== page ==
Is Judo Worth Learning? Money, Time, Effort, Health, Popularity

Judo is a martial sport practiced for 140 years and translated means “gentle art.” It has its roots in Japan. The sport was invented by the famous Jigoro Kano Shinan, who combined the best elements of Japanese jiu-jitsu. Adapting the deadly art so that it can be taught in schools and colleges as a sport. This type of wrestling sport does not involve hitting an opponent but includes submissions. 

So, is Judo worth learning? In general, whether you are 40 or ten years old, judo is a fun and effective combat sport. Suitable for women and men. From a health point of view, there are more benefits than disadvantages. It has a positive impact on your general physical fitness and mental strength. You will not go wrong with dedicating yourself to this sport.

This ancient craft is based on discipline and respect and spread worldwide. It is practiced in a traditional uniform called Judogi, used in training and practice. The fact that it has been an Olympic-recognized sport since 1964 speaks for itself.

Practicing Judo: Time, Money, Health and Popularity

Anyone who practices judo will tell you that the sport is a life decision that takes its toll on time, effort, and money. But it is often a decision that gives much more in return. However, deciding if it’s worth it is up to you.

Money Needed For Judo

Costs can turn you away from something you want and are often the main reason behind your decisions. Before committing to something, the question is always how much it costs. Martial arts are paid for with effort, sweat, and time, but in this case, we mean the monetary price.

Initial costs include money for the membership fee and adequate training equipment. With good financial organization, you don’t have to be wealthy to start your Judo adventure.

The Price Of Judogi  

The first and basic thing you need for training is your Judogi. It is a one-time cost. Prices range from $25 to $200. They depend on the brand and quality; the better it is, the longer it will last. Having two or three to wear for hygienic reasons would be preferable.

Membership Fee

Factors that affect the price of the membership fee are the location where you train and the number of times you train. You should choose a gym with a good reputation for better training. Prices generally range from $50 to $200. Training lessons are approximately three times a week. If it is a financial and time burden for you, you can always find someone reliable for private lessons and make an agreement.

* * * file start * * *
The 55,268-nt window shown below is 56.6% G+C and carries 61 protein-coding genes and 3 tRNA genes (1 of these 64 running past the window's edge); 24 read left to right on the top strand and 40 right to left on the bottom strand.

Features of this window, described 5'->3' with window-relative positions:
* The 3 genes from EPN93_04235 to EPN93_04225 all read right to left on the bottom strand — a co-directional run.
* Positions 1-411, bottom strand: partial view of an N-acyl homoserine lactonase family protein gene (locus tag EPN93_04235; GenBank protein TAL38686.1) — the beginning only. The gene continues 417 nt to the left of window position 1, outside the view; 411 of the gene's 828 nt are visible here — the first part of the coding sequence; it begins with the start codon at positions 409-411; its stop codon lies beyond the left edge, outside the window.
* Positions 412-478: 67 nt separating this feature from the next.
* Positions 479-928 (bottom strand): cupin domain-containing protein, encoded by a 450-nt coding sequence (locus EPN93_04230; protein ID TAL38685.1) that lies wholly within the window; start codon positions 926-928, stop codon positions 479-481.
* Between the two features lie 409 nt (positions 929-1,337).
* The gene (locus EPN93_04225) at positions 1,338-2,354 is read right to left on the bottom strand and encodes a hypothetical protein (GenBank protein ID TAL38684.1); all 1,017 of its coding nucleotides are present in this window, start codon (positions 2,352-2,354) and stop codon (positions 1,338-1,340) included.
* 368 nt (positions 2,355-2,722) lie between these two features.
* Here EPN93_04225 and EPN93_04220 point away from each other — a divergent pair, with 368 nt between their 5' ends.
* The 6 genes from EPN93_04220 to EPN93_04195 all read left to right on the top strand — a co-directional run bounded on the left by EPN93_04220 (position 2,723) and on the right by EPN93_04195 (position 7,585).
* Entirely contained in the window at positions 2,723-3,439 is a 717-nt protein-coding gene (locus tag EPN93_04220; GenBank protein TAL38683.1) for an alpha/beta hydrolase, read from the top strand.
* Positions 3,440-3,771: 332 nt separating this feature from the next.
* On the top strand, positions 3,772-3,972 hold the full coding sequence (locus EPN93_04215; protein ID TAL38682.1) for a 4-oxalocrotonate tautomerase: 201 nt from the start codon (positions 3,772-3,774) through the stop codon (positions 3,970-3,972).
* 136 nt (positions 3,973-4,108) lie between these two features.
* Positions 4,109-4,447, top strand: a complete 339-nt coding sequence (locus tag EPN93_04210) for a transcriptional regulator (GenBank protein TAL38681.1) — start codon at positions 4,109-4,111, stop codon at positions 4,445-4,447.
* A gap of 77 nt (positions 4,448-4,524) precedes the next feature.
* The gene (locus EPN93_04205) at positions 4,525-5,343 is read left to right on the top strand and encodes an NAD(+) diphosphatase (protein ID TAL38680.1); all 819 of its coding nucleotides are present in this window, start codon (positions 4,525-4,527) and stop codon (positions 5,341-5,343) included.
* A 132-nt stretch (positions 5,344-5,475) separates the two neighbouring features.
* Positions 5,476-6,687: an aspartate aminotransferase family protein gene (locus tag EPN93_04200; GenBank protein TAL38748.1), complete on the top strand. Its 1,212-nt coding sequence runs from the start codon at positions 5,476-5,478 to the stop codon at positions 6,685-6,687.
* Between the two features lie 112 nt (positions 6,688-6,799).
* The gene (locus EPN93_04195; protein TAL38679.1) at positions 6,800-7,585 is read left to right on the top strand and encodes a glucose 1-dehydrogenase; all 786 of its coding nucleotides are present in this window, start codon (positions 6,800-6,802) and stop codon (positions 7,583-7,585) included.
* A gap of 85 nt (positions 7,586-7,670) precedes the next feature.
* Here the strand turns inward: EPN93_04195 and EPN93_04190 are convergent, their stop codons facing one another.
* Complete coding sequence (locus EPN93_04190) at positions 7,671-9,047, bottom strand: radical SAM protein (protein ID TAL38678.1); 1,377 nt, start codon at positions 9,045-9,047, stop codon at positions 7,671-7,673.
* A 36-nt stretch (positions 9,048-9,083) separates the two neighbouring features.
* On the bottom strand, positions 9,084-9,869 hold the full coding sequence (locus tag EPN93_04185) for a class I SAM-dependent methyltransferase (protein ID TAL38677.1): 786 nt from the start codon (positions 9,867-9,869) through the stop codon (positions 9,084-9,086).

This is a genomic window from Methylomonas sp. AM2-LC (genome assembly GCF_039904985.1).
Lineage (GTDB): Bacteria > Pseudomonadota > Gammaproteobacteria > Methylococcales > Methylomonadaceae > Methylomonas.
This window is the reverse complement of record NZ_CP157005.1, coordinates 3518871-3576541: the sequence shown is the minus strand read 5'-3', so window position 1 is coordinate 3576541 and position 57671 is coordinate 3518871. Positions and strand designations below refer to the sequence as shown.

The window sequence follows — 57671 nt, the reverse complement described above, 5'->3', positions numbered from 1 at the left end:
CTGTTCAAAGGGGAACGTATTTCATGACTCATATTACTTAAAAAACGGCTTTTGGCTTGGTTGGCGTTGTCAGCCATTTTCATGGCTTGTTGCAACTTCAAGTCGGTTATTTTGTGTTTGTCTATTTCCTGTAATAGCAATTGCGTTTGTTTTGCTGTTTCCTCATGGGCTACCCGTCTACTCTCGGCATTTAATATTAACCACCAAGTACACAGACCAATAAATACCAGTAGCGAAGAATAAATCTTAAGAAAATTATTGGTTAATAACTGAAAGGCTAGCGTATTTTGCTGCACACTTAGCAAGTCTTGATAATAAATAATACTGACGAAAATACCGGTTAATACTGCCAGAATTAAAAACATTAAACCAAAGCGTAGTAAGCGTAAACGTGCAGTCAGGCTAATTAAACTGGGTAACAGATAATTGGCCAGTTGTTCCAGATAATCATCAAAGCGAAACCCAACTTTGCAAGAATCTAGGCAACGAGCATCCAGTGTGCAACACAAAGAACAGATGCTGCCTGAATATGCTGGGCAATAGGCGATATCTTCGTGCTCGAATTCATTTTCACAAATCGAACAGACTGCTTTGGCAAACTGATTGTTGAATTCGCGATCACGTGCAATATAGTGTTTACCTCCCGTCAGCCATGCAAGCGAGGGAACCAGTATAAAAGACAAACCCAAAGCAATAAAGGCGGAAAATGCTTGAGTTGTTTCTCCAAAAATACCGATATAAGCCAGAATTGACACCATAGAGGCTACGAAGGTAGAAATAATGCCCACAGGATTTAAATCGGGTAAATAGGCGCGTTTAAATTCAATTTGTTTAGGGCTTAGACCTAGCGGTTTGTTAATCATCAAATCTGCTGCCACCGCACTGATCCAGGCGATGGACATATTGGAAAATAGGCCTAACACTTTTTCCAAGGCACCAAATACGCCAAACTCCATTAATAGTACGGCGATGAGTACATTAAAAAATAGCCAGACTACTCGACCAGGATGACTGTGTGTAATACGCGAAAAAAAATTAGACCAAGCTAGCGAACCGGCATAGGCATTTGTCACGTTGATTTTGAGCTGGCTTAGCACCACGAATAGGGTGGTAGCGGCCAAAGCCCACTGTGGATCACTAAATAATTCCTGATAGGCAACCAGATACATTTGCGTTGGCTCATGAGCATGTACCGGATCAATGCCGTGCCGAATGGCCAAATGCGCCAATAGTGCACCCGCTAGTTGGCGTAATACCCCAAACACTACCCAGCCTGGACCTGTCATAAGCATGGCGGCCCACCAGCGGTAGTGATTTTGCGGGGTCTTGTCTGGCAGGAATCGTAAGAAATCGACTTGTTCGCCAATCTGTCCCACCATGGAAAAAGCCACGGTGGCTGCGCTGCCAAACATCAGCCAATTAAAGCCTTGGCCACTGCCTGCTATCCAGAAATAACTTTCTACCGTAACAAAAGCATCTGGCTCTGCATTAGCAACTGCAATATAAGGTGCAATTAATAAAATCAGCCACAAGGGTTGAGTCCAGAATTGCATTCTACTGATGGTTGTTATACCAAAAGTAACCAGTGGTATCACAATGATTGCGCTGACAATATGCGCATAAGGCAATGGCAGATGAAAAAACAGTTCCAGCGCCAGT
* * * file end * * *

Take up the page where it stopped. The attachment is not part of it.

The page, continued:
Other Expenses

Hobbyists will always do better with finances because Judogi, car fuel, and membership fees are mostly all expenses. On the other hand, if you have decided to go to the competition, you must know that the venture is self-funded, which will additionally pump up your accounts, but still not too much.

You have an advance payment for the tournament of about $30. Other expenses may include travel expenses for the competition, your supplementation, and food.

The Time And Effort Required To Progress In Judo

Judo is designed to be teachable and easy to understand. Like any skill, if you want to improve, you must regularly train. It is a demanding physical sport requiring speed, strength, and flexibility.

The creator of judo, Kano, is also the creator of the belt ranking system adopted by other martial arts. Accordingly, your progress will be marked by the given belt. Your time and effort depending on your goals and vice versa.

Training As A Hobbyist And Recreational Player In Judo

The recipe for progress is simple. It takes time to learn the techniques and much more time to master them. If you train just to get moving and stay in shape, one to two workouts a week will be fine. You must know that at that pace, your progress will be slow. While training three times a week for two hours with a good instructor will accelerate your progress.

Pay special attention to fundamentals, balance, and basic movements. Learn to take advantage of your opponent’s momentum to use as less strength as possible. Another important thing for beginners is to learn Ukemi (Fall breaking), which will help them avoid unnecessary injuries.

Training As A Competitor In Judo